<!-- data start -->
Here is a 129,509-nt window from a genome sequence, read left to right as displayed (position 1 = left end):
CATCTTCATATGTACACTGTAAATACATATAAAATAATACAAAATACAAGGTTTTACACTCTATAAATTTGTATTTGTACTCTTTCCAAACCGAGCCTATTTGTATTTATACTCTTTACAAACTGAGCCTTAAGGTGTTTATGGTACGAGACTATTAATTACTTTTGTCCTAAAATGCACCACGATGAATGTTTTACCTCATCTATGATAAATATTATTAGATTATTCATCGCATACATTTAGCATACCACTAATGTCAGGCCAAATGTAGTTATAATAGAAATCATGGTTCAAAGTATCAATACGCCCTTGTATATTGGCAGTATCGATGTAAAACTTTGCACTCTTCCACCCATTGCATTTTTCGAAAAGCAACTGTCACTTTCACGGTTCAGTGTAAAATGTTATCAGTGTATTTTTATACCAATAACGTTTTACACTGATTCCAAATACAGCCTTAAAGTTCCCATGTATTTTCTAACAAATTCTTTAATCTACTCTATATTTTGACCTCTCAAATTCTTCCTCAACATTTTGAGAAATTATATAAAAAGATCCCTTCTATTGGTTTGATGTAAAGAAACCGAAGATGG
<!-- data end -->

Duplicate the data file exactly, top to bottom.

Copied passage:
Here is a 129,509-nt window from a genome sequence, read left to right as displayed (position 1 = left end):
CATCTTCATATGTACACTGTAAATACATATAAAATAATACAAAATACAAGGTTTTACACTCTATAAATTTGTATTTGTACTCTTTCCAAACCGAGCCTATTTGTATTTATACTCTTTACAAACTGAGCCTTAAGGTGTTTATGGTACGAGACTATTAATTACTTTTGTCCTAAAATGCACCACGATGAATGTTTTACCTCATCTATGATAAATATTATTAGATTATTCATCGCATACATTTAGCATACCACTAATGTCAGGCCAAATGTAGTTATAATAGAAATCATGGTTCAAAGTATCAATACGCCCTTGTATATTGGCAGTATCGATGTAAAACTTTGCACTCTTCCACCCATTGCATTTTTCGAAAAGCAACTGTCACTTTCACGGTTCAGTGTAAAATGTTATCAGTGTATTTTTATACCAATAACGTTTTACACTGATTCCAAATACAGCCTTAAAGTTCCCATGTATTTTCTAACAAATTCTTTAATCTACTCTATATTTTGACCTCTCAAATTCTTCCTCAACATTTTGAGAAATTATATAAAAAGATCCCTTCTATTGGTTTGATGTAAAGAAACCGAAGATGG